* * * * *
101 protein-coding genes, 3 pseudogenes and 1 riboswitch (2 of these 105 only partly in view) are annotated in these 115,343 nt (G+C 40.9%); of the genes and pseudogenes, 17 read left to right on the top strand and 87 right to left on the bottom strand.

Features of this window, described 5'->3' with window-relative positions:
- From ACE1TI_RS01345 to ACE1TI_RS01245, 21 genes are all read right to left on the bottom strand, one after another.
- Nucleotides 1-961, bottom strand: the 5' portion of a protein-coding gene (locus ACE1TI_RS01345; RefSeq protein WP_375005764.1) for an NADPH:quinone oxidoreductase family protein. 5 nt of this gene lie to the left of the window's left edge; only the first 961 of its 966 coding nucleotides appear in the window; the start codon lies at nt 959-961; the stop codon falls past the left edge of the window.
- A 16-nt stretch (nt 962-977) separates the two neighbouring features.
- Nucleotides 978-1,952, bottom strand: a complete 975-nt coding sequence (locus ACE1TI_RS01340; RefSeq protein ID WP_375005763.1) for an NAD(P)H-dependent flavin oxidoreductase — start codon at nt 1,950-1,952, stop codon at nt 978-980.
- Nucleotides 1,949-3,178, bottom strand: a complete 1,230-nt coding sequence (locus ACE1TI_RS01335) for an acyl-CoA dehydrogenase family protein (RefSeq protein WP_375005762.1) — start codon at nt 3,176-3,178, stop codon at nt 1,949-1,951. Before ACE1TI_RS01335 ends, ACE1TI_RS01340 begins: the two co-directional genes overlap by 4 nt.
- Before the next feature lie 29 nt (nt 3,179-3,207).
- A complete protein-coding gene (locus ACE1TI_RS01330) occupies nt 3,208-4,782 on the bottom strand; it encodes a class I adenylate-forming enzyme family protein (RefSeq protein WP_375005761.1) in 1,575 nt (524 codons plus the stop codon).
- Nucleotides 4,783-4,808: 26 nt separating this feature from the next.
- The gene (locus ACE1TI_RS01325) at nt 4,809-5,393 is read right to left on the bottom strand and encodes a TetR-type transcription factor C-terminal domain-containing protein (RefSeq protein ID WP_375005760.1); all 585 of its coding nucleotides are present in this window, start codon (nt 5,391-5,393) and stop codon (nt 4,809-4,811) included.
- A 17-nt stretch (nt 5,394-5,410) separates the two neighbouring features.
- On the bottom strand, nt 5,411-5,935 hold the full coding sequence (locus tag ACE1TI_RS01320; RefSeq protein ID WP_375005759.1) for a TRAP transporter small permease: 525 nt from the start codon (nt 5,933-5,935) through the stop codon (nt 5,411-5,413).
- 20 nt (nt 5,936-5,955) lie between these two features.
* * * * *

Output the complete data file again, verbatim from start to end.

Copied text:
101 protein-coding genes, 3 pseudogenes and 1 riboswitch (2 of these 105 only partly in view) are annotated in these 115,343 nt (G+C 40.9%); of the genes and pseudogenes, 17 read left to right on the top strand and 87 right to left on the bottom strand.

Features of this window, described 5'->3' with window-relative positions:
- From ACE1TI_RS01345 to ACE1TI_RS01245, 21 genes are all read right to left on the bottom strand, one after another.
- Nucleotides 1-961, bottom strand: the 5' portion of a protein-coding gene (locus ACE1TI_RS01345; RefSeq protein WP_375005764.1) for an NADPH:quinone oxidoreductase family protein. 5 nt of this gene lie to the left of the window's left edge; only the first 961 of its 966 coding nucleotides appear in the window; the start codon lies at nt 959-961; the stop codon falls past the left edge of the window.
- A 16-nt stretch (nt 962-977) separates the two neighbouring features.
- Nucleotides 978-1,952, bottom strand: a complete 975-nt coding sequence (locus ACE1TI_RS01340; RefSeq protein ID WP_375005763.1) for an NAD(P)H-dependent flavin oxidoreductase — start codon at nt 1,950-1,952, stop codon at nt 978-980.
- Nucleotides 1,949-3,178, bottom strand: a complete 1,230-nt coding sequence (locus ACE1TI_RS01335) for an acyl-CoA dehydrogenase family protein (RefSeq protein WP_375005762.1) — start codon at nt 3,176-3,178, stop codon at nt 1,949-1,951. Before ACE1TI_RS01335 ends, ACE1TI_RS01340 begins: the two co-directional genes overlap by 4 nt.
- Before the next feature lie 29 nt (nt 3,179-3,207).
- A complete protein-coding gene (locus ACE1TI_RS01330) occupies nt 3,208-4,782 on the bottom strand; it encodes a class I adenylate-forming enzyme family protein (RefSeq protein WP_375005761.1) in 1,575 nt (524 codons plus the stop codon).
- Nucleotides 4,783-4,808: 26 nt separating this feature from the next.
- The gene (locus ACE1TI_RS01325) at nt 4,809-5,393 is read right to left on the bottom strand and encodes a TetR-type transcription factor C-terminal domain-containing protein (RefSeq protein ID WP_375005760.1); all 585 of its coding nucleotides are present in this window, start codon (nt 5,391-5,393) and stop codon (nt 4,809-4,811) included.
- A 17-nt stretch (nt 5,394-5,410) separates the two neighbouring features.
- On the bottom strand, nt 5,411-5,935 hold the full coding sequence (locus tag ACE1TI_RS01320; RefSeq protein ID WP_375005759.1) for a TRAP transporter small permease: 525 nt from the start codon (nt 5,933-5,935) through the stop codon (nt 5,411-5,413).
- 20 nt (nt 5,936-5,955) lie between these two features.